As you well know, voter fraud and allegations of such have been discussed much over the past year, as COVID-19 and its subsequent pandemic allowed for a massive increase in changes to the voting system, most notably with the addition of widespread mail-in voting.
And while some of those allegations have turned out to be just that, there is no doubt that some cases of voter fraud did actually exist.
Take this one case in Texas, for example.
In Carrollton, Texas, which is a suburb of Dallas, it was found that one individual was guilty of not one but 109 voter fraud charges.
Meet Zul Mirza Mohamed.
According to the Denton Record-Chronicle, 25 of those were for unlawful possession of a ballot or ballot envelope without the request of the voter, each being a second-degree felony in the Lone Star State. The other 84 counts were for fraudulent use of a mail ballot application, which Texas holds to be a third-degree felony.
The Denton Sheriff’s office released a news statement saying that they had been notified on September 23 of last year about possible absentee ballot application fraud.
An investigation concluded that the ballots had been directed by someone to be sent to the post office of a nearby town, which belonged to a nursing home. However, none of the supposed applicants had asked to be sent ballots.
The ballots were then picked up by someone using a fake Texas driver’s license and a fake University of North Texas student ID. Presumably, they were then delivered to Mohamed.
It’s important here to point out that Mohamed ran for Mayor of Carrollton last year, and thanks to the early finding of the fraud, he lost.
Now, I bet you are just waiting for me to tell you which party Mohamed is affiliated with, and many of you naturally assume he’s a Democrat. However, I cannot give you that pleasure, at least not precisely.
You see, in Texas, municipal elections and, therefore, mayoral elections are non-partisan. Candidates don’t run on party talking points. Instead, they just really talk about what they want to do or can do for their constituents.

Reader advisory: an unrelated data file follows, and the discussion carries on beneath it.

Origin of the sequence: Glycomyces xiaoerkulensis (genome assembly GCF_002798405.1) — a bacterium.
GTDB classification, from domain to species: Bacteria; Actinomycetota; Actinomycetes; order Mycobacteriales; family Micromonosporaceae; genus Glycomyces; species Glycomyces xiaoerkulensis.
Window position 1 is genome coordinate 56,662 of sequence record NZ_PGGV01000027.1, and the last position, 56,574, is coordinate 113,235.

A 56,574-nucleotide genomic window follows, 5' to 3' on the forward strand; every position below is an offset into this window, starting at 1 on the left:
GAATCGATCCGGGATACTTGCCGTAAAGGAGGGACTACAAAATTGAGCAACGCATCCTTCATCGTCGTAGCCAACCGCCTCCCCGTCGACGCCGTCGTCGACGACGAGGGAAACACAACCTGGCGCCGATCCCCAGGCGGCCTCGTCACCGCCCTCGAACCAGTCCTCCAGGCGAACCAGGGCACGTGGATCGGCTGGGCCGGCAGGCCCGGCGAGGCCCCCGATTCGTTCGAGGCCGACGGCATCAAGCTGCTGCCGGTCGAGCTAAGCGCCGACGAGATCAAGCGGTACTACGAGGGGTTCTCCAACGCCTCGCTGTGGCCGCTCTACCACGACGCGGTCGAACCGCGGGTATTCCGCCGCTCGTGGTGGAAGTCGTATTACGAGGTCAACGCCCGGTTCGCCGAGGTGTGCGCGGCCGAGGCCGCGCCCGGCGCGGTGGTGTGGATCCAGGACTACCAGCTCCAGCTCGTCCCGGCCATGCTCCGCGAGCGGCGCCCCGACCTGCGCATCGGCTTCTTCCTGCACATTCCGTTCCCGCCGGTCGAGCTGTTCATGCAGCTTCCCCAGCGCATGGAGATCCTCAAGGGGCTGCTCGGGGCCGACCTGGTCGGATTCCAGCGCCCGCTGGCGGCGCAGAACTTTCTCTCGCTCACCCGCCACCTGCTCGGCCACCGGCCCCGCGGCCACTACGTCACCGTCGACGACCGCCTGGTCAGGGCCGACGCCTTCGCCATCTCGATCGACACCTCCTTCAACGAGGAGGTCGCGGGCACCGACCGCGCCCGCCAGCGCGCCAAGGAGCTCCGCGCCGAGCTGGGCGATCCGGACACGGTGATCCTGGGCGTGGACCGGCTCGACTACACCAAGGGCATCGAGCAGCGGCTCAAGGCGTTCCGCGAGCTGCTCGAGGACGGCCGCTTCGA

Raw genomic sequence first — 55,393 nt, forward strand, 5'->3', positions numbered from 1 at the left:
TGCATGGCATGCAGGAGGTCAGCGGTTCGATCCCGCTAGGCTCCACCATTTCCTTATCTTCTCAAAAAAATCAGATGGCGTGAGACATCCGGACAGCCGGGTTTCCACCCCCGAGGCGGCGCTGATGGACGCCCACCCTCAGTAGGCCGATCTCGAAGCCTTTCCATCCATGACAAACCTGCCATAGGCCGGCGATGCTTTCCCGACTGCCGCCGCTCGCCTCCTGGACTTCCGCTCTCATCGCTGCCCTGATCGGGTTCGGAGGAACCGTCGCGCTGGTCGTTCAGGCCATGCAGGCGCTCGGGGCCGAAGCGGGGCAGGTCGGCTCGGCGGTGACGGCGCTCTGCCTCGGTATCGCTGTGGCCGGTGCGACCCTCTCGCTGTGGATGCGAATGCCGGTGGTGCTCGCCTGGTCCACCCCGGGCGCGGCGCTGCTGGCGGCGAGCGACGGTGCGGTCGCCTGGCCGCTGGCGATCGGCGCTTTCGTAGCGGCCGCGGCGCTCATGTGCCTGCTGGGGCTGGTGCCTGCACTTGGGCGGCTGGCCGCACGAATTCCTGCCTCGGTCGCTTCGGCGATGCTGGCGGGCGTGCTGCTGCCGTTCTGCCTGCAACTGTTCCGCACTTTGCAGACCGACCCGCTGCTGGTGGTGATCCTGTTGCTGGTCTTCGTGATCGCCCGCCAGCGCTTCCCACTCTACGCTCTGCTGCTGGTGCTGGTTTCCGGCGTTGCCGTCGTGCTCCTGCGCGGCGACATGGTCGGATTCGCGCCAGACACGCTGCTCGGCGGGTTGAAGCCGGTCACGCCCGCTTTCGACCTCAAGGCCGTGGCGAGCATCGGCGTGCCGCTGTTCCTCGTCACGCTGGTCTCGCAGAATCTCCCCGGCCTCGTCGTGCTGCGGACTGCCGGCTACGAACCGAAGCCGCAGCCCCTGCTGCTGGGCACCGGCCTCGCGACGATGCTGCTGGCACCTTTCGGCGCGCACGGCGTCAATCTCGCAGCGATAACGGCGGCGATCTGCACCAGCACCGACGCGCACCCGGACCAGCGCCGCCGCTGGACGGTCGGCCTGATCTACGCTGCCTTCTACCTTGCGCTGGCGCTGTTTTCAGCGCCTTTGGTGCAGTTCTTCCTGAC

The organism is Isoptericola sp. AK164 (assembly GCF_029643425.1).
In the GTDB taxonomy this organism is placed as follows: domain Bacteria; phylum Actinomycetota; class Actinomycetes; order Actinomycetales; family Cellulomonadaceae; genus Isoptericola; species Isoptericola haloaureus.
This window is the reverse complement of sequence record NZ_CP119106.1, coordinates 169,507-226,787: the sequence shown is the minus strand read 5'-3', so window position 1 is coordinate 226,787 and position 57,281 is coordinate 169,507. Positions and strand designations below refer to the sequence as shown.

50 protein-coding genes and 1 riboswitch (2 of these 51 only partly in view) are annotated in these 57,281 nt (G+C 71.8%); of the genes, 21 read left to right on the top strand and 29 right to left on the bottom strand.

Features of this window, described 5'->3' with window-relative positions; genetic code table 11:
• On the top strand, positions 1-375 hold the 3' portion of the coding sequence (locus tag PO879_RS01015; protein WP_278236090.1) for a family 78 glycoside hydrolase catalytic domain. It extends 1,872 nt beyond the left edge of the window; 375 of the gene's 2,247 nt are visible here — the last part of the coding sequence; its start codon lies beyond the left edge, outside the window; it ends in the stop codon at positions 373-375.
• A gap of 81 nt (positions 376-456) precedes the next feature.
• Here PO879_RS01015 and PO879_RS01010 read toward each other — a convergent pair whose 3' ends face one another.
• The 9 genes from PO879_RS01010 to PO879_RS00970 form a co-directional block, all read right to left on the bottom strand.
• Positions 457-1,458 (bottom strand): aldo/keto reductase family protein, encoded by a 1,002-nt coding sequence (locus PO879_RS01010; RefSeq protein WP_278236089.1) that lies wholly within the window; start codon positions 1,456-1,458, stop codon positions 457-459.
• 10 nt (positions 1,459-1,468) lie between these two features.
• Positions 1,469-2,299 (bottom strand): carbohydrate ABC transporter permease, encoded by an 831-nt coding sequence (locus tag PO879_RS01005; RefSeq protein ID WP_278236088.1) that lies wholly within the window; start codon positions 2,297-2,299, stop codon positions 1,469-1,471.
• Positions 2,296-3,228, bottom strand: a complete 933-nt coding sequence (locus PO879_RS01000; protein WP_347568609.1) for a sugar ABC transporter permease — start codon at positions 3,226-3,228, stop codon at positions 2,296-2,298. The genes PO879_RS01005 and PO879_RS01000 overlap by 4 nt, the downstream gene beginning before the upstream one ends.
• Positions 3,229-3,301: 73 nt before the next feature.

According to Mohamed’s Facebook account and his past 2018 campaign for city council, he supports new construction such as mini-home, a desire to “revitalize our small business sector,” and “create new avenues for the young demographic that continues to increase.”
Not exactly a lot there to pin him to one party or another, is there?
And a Facebook post from 2018 only confirms that, claiming him as an independent.
But in the grand scheme of things, what party he belongs to isn’t really important, is it? I mean, sure, we would love to hear that another Democrat or liberal got caught cheating and is now having to pay for it.
Then again, we’d love to hear of anybody committing voter fraud getting caught and deserved justice for it.
And that’s just the point, isn’t it? And one that the Democrats don’t seem to understand very well.
You see, as conservatives or Republicans, whatever you choose to call yourself, we don’t like voter fraud just because it’s usually the other party participating in it and, therefore, leaves us with a smaller chance of winning.
We don’t like it because it’s wrong. It’s not fair – not to anyone. If I hear of a GOP member committing voter fraud, I’m going to be just as upset about it, possibly even more so because it will seem like a betrayal.
No matter what party they are from or who is voting for them, our leaders should be put in office fairly – with legitimate, legal votes cast at the ballot box. And that means that voter fraud done by either party or any individual should be punished and to the letter of the law.
As Denton County Sheriff Tracy Murphee says, “The fact an actual candidate for public office would engage in these activities is appalling.” Again, no matter what office or party he’s running for.